January 2014 was a really strange month for me.
There are three bookshops that I have been deeply involved in that closed their doors for the final time on January 11th. These were the remaining 2 Wesley Owen shops and CLC in Kingston which I opened as Chapter & Verse in 1995.
So for the first time ever in my working life I won’t be directly responsible for a physical retail store, and the first time for nearly 20 years I will not have a Christian bookshop under my wings.
I have deeply mixed feelings, I feel so sad for the staff whose jobs and ministry are ending, I feel for the regular customers, especially those for whom the shop is an important connection point with people and faith. I feel for the town as yet another shop is emptied and I feel for the wider trade as it grapples with a changing world. Yet somehow I don’t feel sad for the business itself.
In this rapidly changing culture and retail environment this type of commercial Christian operation has had its day. We watched an inexorable and irreversible shift in sales, to such an extent that sales in my old shop in Kingston in its last year of trading were lower than in its first year over 15 years ago, and had dropped to a third of its best ever sales. The viable models for physical Christian bookshops have altered, and are based once again around independents, passionate individuals, churches and charities. These models will need to keep adapting and continually change at a good pace.
We live in a world where the major forces for the future in the book trade are companies like Amazon, Google & Apple for whom bookselling is not a primary function, but a side show. Books for them are just one of the ways to connect with consumers to further a wider agenda. However these companies are superb retailers; and they have grown dominant and have utterly and permanently changed the book world. This is retail context that we now live. The UK Christian book trade had its own black swan event in 2009 that altered the structure of the trade and left us even more vulnerable to external forces.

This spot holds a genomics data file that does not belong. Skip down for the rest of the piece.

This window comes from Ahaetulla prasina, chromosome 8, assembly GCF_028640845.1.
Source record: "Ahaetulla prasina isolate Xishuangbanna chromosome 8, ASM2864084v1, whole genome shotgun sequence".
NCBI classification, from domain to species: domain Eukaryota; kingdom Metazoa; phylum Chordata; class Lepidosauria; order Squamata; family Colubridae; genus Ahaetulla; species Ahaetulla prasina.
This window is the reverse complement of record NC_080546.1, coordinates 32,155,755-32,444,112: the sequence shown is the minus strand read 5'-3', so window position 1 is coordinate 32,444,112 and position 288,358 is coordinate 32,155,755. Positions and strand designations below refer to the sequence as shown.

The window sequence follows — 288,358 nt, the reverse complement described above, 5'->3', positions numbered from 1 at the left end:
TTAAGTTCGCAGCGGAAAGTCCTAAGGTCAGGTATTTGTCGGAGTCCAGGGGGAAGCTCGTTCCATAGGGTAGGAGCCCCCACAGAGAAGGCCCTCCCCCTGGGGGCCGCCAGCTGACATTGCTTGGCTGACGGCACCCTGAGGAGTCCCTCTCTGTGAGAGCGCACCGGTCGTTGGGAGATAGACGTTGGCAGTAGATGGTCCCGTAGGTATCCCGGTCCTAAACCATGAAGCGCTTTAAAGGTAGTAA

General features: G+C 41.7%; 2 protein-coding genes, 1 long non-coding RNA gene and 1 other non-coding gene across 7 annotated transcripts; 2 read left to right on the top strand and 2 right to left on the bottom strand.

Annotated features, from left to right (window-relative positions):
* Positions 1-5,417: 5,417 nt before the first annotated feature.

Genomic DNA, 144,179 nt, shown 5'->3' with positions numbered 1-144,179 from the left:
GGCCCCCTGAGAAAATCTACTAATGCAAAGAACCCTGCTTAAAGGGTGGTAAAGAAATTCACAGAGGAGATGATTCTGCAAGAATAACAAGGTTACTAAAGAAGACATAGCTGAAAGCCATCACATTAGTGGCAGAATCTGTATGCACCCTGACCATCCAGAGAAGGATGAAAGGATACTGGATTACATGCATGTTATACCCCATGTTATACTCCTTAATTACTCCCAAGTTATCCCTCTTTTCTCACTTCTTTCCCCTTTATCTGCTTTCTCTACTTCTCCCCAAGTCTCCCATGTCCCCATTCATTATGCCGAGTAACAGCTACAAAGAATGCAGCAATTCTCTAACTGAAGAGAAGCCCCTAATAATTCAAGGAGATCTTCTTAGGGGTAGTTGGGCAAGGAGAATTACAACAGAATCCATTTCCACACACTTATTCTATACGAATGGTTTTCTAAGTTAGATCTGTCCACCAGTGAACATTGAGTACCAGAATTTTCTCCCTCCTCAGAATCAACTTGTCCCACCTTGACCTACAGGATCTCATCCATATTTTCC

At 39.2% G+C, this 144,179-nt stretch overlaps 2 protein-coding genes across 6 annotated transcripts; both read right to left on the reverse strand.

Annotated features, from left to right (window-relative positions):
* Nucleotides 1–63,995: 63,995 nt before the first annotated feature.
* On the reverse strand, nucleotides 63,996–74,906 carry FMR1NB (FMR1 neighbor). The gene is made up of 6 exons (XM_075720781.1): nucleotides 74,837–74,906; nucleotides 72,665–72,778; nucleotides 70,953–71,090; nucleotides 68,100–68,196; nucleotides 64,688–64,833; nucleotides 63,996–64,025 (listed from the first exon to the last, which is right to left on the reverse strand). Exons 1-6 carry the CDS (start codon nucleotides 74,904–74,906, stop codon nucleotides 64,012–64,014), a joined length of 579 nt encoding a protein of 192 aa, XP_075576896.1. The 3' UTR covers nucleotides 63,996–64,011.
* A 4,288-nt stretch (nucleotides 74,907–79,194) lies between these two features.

It seems to me there are some questions that need considering, that not only address the challenges of publishing and bookselling, but also begin to re-frame the way we look at how we write, read and learn.
- What role do books now play in the life of the church?
- What role does the church play in the life of books?
- With changing writing formats and new platforms emerging, where do books fit in culture anyway these days?
- Christian leaders still read, but more and more of their congregations don’t, very few church leaders recommend books. Why that disconnect ? And how can that be changed?
- Is physical bookselling a viable standalone option?
- Can the existing trade structure cope with continued decline in overall bookshop sales?
- How does partnership in the trade now work?
- Should bookshops form a co-operative to work together more effectively?
- Should a shop aim to stock a good general range or should they specialise to their local market?
- How can bookshops build viable financial models?
- Where should Christian bookshops be located?
- How can independents capture and use data?
- What differentiates a shop enough that customers are prepared to make the journey to visit?
- Is digital going to push print to a point when it is an add-on luxury?
- How important is being local in social media connected world?
- The nature of social connection has changed, what implications does that have for books?
…and these questions just scratch the surface.
For those involved in books, from authors, publishers, booksellers and readers it is important to consider these questions, not just for the benefit of church and trade but because people’s lives are deeply affected by these changes.
When we packed up our final store I took our managers for a bite to eat and to talk about the final week that we’d just been through. Literally our last supper. We talked about the 50 year history of the shop, we told stories of good times and funny episodes, of the people who worked there and shopped there. When we finished our meal and stood outside, none of us really wanted to be the first to turn away. When we finally said goodbye, I watched a friend and colleague who had spent over 50 years selling Christian books walk slowly off into his retirement.
I was pleased we ended it together as friends, but so aware of the need for still greater change.
It is time to write the next chapter in the life of Christian books and I suspect the plot will take a very different direction.